It’s after hours and most classes on campus are already done for the day, but students in the songwriting workshop course are just getting started.
First-year student Alivia Nelson steps up to the microphone in a darkened studio at the School of Music and Dance and starts to sing her original song “Make Some Room,” while acclaimed jazz pianist and associate professor Toby Koenigsberg records her vocal track into a laptop computer.
“I’m flying on high above the ground,” Nelson sings. “You’re on my mind, don’t ask me how I got here, I’m wondering too.”
It’s all part of a new popular music studies major that gives students who love music, but don’t necessarily have classical training, the opportunity to earn a degree in their favorite subject.
“Halfway into the first term, I found out that we had this program where songwriters unite, and I was like, ‘OK, I want to be a part of that,’” Nelson said.
Students don’t have to audition for acceptance and don’t need a background in music theory to apply.
“People like The Beatles, singer-songwriters who play guitar but can’t read music yet, those people can all now be included in what we do here in the Department of Music,” said Koenigsberg, who devised the curriculum for the new major.
School of Music and Dance alumni already are finding success in the popular music industry.
Ben Darwish graduated with a Bachelor of Music in jazz studies in 2007. Now he’s playing keyboard in front of packed crowds at Wembley Stadium alongside pop star Mike Posner of “I Took a Pill in Ibiza” fame.
And Peter Hollens, who graduated from the vocal performance program in 2005, has built an online media empire from his home studio in Eugene, with a million and a half subscribers to his YouTube channel of self-produced music videos.
But Koenigsberg said students wanted a major that would give them the freedom to pursue their own musical interests across all popular music genres, including EDM, hip-hop, rock, indie and everything in between.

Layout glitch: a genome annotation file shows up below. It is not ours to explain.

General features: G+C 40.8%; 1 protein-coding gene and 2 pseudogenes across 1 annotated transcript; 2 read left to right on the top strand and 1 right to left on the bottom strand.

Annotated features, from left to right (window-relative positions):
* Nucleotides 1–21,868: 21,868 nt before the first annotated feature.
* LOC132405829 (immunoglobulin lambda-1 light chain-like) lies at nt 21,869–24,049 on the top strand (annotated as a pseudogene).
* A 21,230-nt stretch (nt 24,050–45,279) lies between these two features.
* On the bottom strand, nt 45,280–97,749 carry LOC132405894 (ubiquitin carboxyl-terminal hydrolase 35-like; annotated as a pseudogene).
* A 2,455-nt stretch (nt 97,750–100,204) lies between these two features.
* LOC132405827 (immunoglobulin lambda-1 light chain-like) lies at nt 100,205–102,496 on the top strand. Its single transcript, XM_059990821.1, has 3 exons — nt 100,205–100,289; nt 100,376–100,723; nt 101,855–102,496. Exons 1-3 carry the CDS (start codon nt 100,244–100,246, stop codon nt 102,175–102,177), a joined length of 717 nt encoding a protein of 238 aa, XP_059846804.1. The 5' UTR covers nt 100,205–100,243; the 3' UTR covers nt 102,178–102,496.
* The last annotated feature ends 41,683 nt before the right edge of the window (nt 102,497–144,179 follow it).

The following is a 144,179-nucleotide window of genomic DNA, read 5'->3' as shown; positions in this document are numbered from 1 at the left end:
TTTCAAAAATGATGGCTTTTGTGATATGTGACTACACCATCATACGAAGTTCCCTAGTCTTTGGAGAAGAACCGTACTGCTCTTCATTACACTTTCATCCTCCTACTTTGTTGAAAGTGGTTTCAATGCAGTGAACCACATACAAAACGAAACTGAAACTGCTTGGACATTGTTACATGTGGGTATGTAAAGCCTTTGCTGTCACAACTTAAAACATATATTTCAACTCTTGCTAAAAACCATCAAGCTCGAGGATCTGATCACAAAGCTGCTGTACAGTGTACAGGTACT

“We’re really able to specifically target students’ interests and goals because of the open framework and flexibility of the degree,” Koenigsberg said. “The fact that somebody can write a rap and an indie pop ballad as a part of the same class, that I think reflects the program.”
The new major also allows students to earn a degree for around half the credits required to complete a traditional music degree. That reduced credit load makes it easier for students to double major in complimentary areas, such as business or advertising, which could help better prepare them for careers in the music industry.
First-year student Julia Eshet is double majoring in popular music and psychology, with a minor in business. She came to the UO on a tennis scholarship, but she’s been recording her own original music with Latin Grammy-nominated producers in her hometown of Miami since she was in high school.
“I love being around people who are creative and open-minded and love music as much as I do,” Eshet said.
Koenigsberg said the new major is one of the fastest-growing programs at the School of Music and Dance, which is also offering a new audio production minor that can be taken separately or in conjunction with the popular music degree.
Back in the studio, Nelson has moved onto the next phase of production — auditioning drum samples and sweetening the audio with UO alum and Los Angeles-based music producer Alex Sacco, who’s come back to campus as a guest artist to help Koenigsberg’s students polish their tracks.
“You definitely want to make sure that your vocals are going to be the highlight, because that’s what you’re all about,” Sacco told Nelson as he scanned through the frequencies on her vocal track in the audio editing program Logic Pro X.
Sacco and his band Papa Ya created a minor sensation online with upbeat tracks like “Outta Here,” including a song that reached No. 6 on the Spotify Viral Charts last year, and recently signed their first record deal with disco:wax, an imprint of Sony Music.
Sacco said he wished the popular music major had been an option for him when he was a student.
“I wish there had been a program where I could go and I could learn more about songwriting, arrangement, the structure, the elements that go into creating a pop song,” Sacco said. “It’s really cool that there are now classes to go and learn about that.”
Nelson, who attended an arts high school in Los Angeles, said the opportunity to study popular music and get hands-on training from industry professionals was the fulfillment of a lifelong dream.
“I don’t see myself doing anything else with my life,” Nelson said. “Music is what I do.”
And that’s what Koenigsberg said he had in mind when he designed the degree — to give students like Nelson the tools to take their music to the next level.
“My intention was to make it so students could have the flexibility to express themselves most fully by making the kind of music that was most meaningful to them,” he said.
— By Steve Fyffe, School of Music and Dance